A Kid-Bit, Whether You Like it or NotI’ve always made it a point not to muddy up my blog with all of the adorably horrible things my kids do and say, as I not only find “kid-bits” mostly boring when I read them on other blogs (no offense to those whose blogs feature said bits on a daily basis -- unless I know and love the kids doing the bits, I couldn’t care less what Boopie Lips said about his latest bowel movement), but as some of you know, I do occasionally slip in a kid-bit or two. I simply can’t help myself if the kid-bit is unusually adorable or especially horrible. So, without further ado, I present today’s kid-bit. I apologize in advance if the following anecdote bores you to heavy tears, but it is my firm belief that my kids do the best bits ever, so if you hate other people’s kid-bits as much as I do, well then, feel free to ignore this entry.
Note: My three-year-old, formerly known as Mr. Butler, a.k.a. Phlumpy, a.k.a., Chicken Pee, etc., will from this day forward be known as Brandon, because that is his legal name, and he’s no longer Mr. Butlerish, nor is he Phlumpyish or Chickenish; rather, he’s a miniature man-like creature with large doughy man-thighs and broad man-shoulders who demands in his ever-deepening voice that I stop calling him pet names. I will comply with his manly wishes, especially since his little girlfriends giggle like bouncy-curled, gooey-faced Tinkerbells whenever I call him anything other than his legal name now. He tells me that I’m driving him to drink too many juice boxes, and lord knows I wouldn’t want to be the cause of any future addictions (though Freud assures me that no matter what I do, I will be to blame regardless).
They grow up so fast. Excuse me while I cry a raging river. It’ll only be a moment.
Fine. All better. Now on to the show…
Yesterday afternoon was a terrific experiment in motherly patience, and I was at a loss as to how I would get through the entire day without beating my son with a Styrofoam dinosaur, so, as many moms will do when they get to that dangerous point of possibly assaulting their kids with Styrofoam objects, I went out on the back porch with a stiff drink and a big-ass Peruvian cigar. I figured, hey, let the boy do his damage, let him continue emptying the contents of all the kitchen cabinets; let him make a bologna and banana sandwich topped with Hershey’s chocolate syrup. In the whole scheme of things, is that really so awful? My tall glass of vodka and orange told me “no,” quite emphatically I might add, so I sat in the sun and smoked and drank and watched the pregnant robins hunt for worms, wishing I were a robin what with their easy lot in life -- drop ‘em, sit on ‘em, feed ‘em for a couple of weeks, then kick the brood right the hell out of the nest -- when suddenly, I got that feeling. You parents know what I’m talking about. That shiver, that spiritual nudge from on high that tells you something is very, very wrong and that you should immediately run to your children because they are most certainly doing something heinous.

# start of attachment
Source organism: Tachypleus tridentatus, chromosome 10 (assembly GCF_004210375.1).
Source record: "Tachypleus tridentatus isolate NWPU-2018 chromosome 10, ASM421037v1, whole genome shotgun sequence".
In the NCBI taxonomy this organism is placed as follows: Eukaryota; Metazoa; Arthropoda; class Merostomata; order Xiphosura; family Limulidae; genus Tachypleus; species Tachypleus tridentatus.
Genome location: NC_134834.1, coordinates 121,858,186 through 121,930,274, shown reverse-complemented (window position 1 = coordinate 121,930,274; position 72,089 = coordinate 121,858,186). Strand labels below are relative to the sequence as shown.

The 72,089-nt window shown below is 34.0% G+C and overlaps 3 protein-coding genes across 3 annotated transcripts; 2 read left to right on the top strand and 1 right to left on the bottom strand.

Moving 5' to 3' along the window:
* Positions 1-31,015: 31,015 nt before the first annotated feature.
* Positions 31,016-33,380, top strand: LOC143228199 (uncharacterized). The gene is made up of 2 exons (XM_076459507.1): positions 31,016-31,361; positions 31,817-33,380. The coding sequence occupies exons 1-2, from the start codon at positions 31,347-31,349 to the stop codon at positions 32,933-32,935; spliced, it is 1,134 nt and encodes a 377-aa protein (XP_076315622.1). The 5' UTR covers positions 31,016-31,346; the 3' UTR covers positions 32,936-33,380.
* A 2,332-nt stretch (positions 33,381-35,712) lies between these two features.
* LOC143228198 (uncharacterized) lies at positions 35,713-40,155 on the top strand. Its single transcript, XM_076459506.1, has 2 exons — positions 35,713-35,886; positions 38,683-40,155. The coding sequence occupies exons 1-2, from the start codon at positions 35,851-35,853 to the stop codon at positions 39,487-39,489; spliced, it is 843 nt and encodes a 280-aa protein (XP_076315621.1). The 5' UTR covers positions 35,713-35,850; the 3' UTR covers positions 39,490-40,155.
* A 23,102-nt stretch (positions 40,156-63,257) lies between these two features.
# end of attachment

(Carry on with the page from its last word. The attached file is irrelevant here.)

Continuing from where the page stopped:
As ever, that nudge proved correct.
During the ten minutes or so that I sat dreaming on my porch, my son had:
1) Climbed the hall-closet shelves and retrieved two rolls of toilet paper.
2) Ripped the duct tape from the kitchen island’s bottom drawer (tape was to prevent Brandon from stealing the candles, plastic forks, streamers, party bags and assorted other goodies within).
3) Removed party things as well as the mishmash of electrical cords and nuts and bolts that have no known use, my Pier One sunburst napkin holders, my freshly laundered matching napkins and my fancy dinner candles (only used when entertaining folks I don’t know very well and wish to impress with my Grande Dame of Hostessing ways).
4) Procured jar of peanut butter, package of saltines.
5) Pilfered a butter knife.
6) Used all of the above ill-gotten gains to reinvent my bedroom from serene getaway to party house from Hell.
Before I could open my frozen mouth or unclench my fists, while waves of nausea and disbelief rolled over my entire body, Brandon said this to me: “Happy Mother’s Day! I hope you like your precious party!”
I hope you like your precious party.
Let me remind you of his age. Three. He’s three years old. Thirty-nine months, to be exact..
I hope you like your precious party.
What could I do? I’ll tell you what I did. I sat down on my freshly laundered napkins (chairs), and I ate peanut butter and saltines, ignoring the chunky-style Jiff smeared on my bedspread, my hardwood floor, ignoring the toilet paper strewn about my beautiful four-poster bed, hung from the highboy, the streamers looped over the dresser and night table, and I happily accepted the “presents” that filled smiley-face party bags, gifts that included an assortment of nuts and bolts, electrical cords and candles, some of which had been snapped in two and/or obviously chewed. And I did indeed like my precious party.